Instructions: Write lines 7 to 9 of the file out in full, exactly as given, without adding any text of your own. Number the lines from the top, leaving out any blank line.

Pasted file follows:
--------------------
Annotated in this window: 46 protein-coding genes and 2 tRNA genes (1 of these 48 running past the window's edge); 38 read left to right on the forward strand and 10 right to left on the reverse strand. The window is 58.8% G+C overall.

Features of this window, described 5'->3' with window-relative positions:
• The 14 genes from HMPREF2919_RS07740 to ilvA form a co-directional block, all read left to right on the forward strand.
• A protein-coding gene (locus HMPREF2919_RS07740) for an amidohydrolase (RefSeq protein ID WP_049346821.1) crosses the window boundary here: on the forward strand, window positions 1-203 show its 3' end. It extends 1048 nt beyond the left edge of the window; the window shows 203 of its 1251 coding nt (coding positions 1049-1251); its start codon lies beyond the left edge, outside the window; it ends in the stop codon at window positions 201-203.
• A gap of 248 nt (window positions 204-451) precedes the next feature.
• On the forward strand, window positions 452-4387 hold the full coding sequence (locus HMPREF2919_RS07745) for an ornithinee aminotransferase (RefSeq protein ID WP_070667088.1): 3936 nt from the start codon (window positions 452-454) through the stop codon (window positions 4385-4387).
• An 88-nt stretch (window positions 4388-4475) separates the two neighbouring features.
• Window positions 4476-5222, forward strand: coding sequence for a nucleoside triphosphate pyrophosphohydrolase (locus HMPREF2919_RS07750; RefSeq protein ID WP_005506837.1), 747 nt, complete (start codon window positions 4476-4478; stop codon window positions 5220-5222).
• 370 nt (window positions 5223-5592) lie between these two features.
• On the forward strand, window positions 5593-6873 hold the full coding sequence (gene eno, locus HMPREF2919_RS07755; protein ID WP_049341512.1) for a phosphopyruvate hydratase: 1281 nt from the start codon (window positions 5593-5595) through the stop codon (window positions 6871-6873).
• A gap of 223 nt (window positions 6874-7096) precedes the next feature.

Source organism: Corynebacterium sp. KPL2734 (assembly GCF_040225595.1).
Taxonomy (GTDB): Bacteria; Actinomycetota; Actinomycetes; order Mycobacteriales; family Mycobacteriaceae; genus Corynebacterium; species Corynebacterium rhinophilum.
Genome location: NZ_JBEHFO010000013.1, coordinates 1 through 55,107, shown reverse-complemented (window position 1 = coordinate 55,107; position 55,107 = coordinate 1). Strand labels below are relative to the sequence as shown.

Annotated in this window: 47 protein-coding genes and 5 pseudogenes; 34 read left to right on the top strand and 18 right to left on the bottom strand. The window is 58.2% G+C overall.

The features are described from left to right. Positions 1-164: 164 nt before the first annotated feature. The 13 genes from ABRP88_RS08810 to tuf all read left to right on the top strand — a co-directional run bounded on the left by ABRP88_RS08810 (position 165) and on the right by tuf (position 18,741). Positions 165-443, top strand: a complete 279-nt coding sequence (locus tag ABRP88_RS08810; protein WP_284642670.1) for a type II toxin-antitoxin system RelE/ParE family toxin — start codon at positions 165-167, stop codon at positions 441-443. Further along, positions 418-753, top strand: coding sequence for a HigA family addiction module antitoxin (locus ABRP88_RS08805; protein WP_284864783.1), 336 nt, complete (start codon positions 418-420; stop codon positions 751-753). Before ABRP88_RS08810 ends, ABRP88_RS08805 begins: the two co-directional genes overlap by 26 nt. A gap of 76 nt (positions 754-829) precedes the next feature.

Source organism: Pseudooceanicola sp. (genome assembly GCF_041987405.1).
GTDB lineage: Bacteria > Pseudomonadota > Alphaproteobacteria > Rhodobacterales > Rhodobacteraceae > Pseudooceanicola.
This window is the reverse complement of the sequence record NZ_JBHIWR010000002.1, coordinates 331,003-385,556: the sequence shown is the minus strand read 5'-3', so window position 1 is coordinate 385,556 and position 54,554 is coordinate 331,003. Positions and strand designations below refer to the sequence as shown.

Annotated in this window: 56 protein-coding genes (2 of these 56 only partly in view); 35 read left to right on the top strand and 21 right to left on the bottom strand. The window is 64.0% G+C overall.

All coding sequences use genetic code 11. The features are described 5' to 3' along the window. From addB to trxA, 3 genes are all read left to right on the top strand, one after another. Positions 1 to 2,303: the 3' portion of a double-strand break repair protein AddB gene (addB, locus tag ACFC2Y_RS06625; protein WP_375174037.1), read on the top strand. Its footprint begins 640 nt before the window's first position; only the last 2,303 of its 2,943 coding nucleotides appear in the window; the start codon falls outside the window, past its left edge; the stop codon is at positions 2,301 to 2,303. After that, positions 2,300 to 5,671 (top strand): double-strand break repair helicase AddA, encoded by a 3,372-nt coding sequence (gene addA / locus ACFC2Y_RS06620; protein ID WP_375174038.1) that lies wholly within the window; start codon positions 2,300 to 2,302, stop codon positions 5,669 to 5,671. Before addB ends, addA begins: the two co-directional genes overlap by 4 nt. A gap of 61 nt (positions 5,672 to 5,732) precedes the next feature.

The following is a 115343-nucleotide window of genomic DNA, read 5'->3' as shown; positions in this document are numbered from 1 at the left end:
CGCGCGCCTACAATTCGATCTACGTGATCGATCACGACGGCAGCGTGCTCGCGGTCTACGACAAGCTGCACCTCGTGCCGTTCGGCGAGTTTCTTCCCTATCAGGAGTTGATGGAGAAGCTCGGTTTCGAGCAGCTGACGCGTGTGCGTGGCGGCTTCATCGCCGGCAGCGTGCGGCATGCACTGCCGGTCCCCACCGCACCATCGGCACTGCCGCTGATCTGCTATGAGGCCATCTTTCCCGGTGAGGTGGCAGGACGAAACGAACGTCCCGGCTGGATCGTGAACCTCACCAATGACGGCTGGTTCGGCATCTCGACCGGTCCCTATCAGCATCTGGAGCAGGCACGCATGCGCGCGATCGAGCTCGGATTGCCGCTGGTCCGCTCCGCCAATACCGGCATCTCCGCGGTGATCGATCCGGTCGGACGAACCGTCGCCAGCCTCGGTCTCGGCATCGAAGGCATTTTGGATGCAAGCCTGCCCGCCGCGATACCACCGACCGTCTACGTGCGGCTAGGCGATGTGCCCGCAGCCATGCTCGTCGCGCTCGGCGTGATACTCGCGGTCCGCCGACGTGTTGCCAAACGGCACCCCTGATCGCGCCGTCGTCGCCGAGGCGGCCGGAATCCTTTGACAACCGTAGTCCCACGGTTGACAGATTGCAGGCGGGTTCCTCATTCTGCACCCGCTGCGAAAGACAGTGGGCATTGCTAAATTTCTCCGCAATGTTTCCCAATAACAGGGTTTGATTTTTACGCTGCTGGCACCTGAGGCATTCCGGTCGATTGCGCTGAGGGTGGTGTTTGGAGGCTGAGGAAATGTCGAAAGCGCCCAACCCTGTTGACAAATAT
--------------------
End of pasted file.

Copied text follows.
• An 88-nt stretch (window positions 4388-4475) separates the two neighbouring features.
• Window positions 4476-5222, forward strand: coding sequence for a nucleoside triphosphate pyrophosphohydrolase (locus HMPREF2919_RS07750; RefSeq protein ID WP_005506837.1), 747 nt, complete (start codon window positions 4476-4478; stop codon window positions 5220-5222).
• 370 nt (window positions 5223-5592) lie between these two features.